The Sixth Annual Alpine Snowshoe Walk to benefit the New England Hemophilia Association takes place on Saturday, March 13, at Stratton Mountain. This year's walk is sponsored by Bayer Healthcare, CSL Behring, Baxter Healthcare, Biomed Pharmaceuticals, Novo Nordisk, and Coram Specialty Infusion Services.
Register online at www.newenglandhemophilia.org or in person the day of the walk, at Stratton's Sun Bowl Base Lodge, from 12:30 p.m. The guided walk kicks off at 1:30 p.m.
Donations for the walk are $25 per adult 17 and older (16 and under walk free with paying adult). Any gift of $50 or more earns the donor a seat at Saturday evening's celebratory dinner, hosted by the event's founders, Mark and Ina Katzman.
This year's Silent Auction includes tickets to Jerry Seinfeld's May show at the MGM Grand Theater at Foxwoods plus an overnight stay at Foxwoods Resort Casino in Mashantucket, Connecticut; an Indianapolis Colts helmet autographed by Super Bowl XLI MVP, Peyton Manning; an NFL football signed by New York Giants great and Super Bowl XXI MVP, Phil Simms, as well as a basketball signed by the Harlem Globetrotters. You may also bid on Red Sox tickets, golf for four at Stratton, dinners at area restaurants, fine jewelry and much more.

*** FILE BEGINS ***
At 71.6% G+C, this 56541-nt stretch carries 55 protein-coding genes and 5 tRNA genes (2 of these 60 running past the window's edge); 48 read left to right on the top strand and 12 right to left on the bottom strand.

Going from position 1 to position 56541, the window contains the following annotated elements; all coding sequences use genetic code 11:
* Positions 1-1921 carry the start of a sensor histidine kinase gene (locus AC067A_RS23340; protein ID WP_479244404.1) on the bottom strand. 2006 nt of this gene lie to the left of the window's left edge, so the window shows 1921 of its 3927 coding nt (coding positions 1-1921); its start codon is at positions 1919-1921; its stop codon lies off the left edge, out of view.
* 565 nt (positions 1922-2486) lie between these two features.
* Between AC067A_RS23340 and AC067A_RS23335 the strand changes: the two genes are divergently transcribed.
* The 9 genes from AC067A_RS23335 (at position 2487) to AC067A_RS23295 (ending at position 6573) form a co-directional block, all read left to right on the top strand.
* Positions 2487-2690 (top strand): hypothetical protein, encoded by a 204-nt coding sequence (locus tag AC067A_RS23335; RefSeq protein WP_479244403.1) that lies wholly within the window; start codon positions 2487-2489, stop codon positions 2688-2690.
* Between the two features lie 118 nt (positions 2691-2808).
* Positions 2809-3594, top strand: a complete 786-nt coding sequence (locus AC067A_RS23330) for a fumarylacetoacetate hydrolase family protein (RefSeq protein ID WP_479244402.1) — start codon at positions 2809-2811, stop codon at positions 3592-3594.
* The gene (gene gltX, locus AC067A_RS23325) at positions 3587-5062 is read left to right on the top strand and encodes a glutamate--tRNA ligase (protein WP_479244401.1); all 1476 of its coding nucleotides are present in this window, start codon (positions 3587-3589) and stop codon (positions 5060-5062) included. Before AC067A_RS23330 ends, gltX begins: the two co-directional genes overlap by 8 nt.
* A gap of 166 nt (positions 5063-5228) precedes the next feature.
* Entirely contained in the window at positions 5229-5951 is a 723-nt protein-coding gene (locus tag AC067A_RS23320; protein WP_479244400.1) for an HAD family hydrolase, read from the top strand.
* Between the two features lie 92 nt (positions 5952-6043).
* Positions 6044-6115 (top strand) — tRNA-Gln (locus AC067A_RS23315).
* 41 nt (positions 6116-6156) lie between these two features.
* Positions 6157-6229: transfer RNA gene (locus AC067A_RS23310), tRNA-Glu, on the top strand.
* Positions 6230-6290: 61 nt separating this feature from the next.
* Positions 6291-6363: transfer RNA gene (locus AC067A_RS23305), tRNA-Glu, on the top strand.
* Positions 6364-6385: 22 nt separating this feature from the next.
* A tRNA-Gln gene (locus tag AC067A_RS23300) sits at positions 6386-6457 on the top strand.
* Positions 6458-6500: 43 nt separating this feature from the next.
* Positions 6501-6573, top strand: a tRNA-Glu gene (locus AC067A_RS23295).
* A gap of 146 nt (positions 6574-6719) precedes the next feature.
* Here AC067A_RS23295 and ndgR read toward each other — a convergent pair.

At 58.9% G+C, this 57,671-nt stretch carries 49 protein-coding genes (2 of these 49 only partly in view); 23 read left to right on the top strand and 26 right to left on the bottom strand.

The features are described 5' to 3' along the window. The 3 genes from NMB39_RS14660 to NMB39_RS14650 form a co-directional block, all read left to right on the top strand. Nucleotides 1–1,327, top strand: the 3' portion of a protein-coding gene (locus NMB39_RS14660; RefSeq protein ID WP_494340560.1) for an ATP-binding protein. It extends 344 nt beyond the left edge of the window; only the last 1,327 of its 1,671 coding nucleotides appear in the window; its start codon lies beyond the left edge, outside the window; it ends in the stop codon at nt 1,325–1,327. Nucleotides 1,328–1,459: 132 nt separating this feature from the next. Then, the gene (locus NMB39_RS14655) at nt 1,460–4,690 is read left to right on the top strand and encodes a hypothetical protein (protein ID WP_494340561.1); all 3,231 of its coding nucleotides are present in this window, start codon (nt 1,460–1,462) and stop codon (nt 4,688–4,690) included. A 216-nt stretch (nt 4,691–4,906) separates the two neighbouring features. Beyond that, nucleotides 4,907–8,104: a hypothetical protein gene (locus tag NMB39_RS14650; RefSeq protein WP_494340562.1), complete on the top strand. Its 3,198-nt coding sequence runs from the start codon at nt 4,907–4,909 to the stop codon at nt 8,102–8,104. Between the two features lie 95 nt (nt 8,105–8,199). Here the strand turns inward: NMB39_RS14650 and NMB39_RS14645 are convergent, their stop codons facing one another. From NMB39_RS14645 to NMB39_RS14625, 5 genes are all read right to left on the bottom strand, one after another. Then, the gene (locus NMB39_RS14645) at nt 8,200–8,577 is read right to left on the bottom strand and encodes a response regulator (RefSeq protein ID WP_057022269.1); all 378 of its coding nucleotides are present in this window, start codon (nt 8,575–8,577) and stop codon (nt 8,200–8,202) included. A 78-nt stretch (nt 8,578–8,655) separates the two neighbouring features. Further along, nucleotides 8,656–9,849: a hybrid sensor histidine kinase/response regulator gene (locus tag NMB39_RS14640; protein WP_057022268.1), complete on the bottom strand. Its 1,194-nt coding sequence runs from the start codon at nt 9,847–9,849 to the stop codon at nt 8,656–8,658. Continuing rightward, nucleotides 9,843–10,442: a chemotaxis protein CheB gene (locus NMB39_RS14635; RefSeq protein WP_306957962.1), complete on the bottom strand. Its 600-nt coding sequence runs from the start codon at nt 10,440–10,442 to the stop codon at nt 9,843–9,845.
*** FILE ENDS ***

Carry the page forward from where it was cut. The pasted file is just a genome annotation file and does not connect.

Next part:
There will also be a very special raffle for a pair of tickets to Bon Jovi's March 27 show and overnight accommodations for two at Mohegan Sun in Uncasville, CT. Raffle tickets are $20 each and may be purchased by sending a check made out to The New England Hemophilia Association to the association at 347 Washington St., Suite 402, Dedham, MA 02026. All proceeds benefit the New England Hemophilia Association.
The brainchild of Stratton Mountain residents Mark and Ina Katzman, the first Alpine Snowshoe Walk was organized and held the year after the Katzman's first grandson, Blake, was born and diagnosed with hemophilia. While most everyone understands that hemophilia is an inherited bleeding disorder, most are surprised to learn that the disorder can spontaneously appear in children whose parents don't have the disorder. This was the case with Blake.
After a series of medical procedures and with the now daily intravenous doses of clotting factor, Blake is doing well and is living the life of a normal, healthy seven year old. Almost.
There is no cure for hemophilia but with funding and research - last year's event drew 80 walkers and more than 100 diners, raising $26,000 for research, education and medical seminars for those affected with bleeding disorders - there is hope for every child, parent, or grandparent of a child who faces the challenges of living with bleeding disorders.